My Boyfriend Del

My Boyfriend Del

You got a eye booger, Del tells me. I can’t look at it, it’s sick. You all gooey. A goober goo-face. This he finds funny, he laughs loud, his mouth huge, all teeth but for where a ridged half-tooth is working its way down in the front. I try but can’t get a purchase on why it was so funny, but even so I laugh too, I work out the eye booger with my fingertip and try to be demure when I wipe it on his momma’s carpet. All the magazines say it’s important to laugh together, laughter is important in any successful relationship, I laugh until Del gets distracted by his Transformer and tells me in his Transformer voice that it’s time for me to die. I die over and over, wilting into the carpet, one time I wilt onto his laser gun and he tells me to quit being a stupid dummy. This hurts, I pretend I have to use the bathroom, I run the water and cry a little. When I get back Del asks me Number one or number two? but I don’t answer, I never know how to answer that.

Later we drive to the Arby’s for milkshakes. That’s something any other woman might get agitated about, having to always be the one who drives, the one who pays, but I like that about me and Del. He’s content just being taken.

You remember when we met? I ask him. He’s playing with the radio, a preacher shouting a woman moaning an old hillbilly crooning the news the weather the traffic. Yeah, he says, you was in the library same as me. He goes rigid, then a machine-gun fart rat-a-tats out from him and he relaxes. Scuse me, he says.

That’s right, I say, we both like books about aliens. Isn’t that something?

This tastes like barf, Del says, but he keeps drinking. We are quiet for a while, which is a relief cause it can be a difficult, getting a 9-year-old to conversate. I drive around the parking lot, into the next parking lot, maybe we’ll go in to the store and look at Legos, sometimes we do that, sometimes Del lets me take him to the ladies clothes area so I can get his opinion on tops.

This is boring, Del says, and I get scared he’s talking about us, so I rev the engine and pretend like I’m going to ram into an old woman with a shopping cart. Yeah, Del screams, I want to see her guts!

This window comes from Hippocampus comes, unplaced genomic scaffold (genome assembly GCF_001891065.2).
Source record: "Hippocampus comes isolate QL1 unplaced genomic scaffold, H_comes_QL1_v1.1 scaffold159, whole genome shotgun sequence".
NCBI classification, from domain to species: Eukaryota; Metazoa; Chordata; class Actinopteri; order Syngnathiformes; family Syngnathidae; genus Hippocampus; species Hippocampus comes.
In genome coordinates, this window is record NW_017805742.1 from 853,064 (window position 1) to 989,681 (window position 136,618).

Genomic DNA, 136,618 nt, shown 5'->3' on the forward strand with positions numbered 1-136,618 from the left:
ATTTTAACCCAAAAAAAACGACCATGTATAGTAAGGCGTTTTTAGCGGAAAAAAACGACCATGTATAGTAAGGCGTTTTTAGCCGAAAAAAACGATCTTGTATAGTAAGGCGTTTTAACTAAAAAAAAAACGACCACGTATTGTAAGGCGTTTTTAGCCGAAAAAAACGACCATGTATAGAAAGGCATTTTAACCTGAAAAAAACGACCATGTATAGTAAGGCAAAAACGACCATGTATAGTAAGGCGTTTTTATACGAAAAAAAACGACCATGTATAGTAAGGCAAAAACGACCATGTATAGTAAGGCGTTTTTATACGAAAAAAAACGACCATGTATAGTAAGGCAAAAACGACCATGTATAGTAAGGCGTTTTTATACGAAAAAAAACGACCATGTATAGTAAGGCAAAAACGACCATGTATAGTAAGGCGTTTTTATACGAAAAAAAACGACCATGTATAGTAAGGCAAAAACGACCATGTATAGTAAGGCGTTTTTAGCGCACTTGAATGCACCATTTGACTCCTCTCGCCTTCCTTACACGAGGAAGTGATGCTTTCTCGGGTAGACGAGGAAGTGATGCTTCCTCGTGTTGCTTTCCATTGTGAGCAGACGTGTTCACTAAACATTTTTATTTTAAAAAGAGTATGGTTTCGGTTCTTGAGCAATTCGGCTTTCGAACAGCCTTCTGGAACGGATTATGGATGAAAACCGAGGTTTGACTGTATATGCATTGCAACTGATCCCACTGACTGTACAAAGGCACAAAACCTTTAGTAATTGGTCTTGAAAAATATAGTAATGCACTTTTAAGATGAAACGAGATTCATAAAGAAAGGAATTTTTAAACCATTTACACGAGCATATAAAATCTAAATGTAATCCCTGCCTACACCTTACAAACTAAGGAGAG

Back at his house he asks if I want to play Princess Leia and I am touched, I know he’d rather have her for a girlfriend than me, It’d be an honor, I tell him, and he hands me my light saber and then knocks it out of my hand with his. You’re dead cinnamon-bun dumb-hair, he says, looking up at me through his bangs, my hand is throbbing from where his light saber hit, again I die for him, I shudder and quake and cry out and fall at his feet and die. Now I’m going to maybe spit in your hair, you don’t know, keep your fat eyes closed, he says. Okay, I whisper.

Dinner, Del’s momma calls, and I stay dead, waiting for Del to ask if I can stay and eat, but when I open my eyes a moment later he says You gotta go.

I get up on my knees and hold my arms out, Del lets me hold him, he smells like sweat and his momma’s shampoo, Herbal Essences, the pink kind, I checked. I squeeze him extra long cause I can’t get up the nerve to kiss his cheek, maybe next time. I’ll miss you, I say. Let go, he says, you acting like a butthole uglyface.

I pass his momma on the way out, standing at the stove in her housedress. You know I don’t like you coming around so much, she isn’t looking at me, just watching her own hand move the spoon around the pot. You a nice lady but my son is 9 years old and you are what? You are what? I want to say I love your boy Del but I never even said that to Del yet, so I just leave it be.

On the way home I stop and buy a can of beefaroni, me and Del can eat the same dinner even if we ain’t in the same place. Over the program I watch I can hear Del’s momma saying You are what? You are what?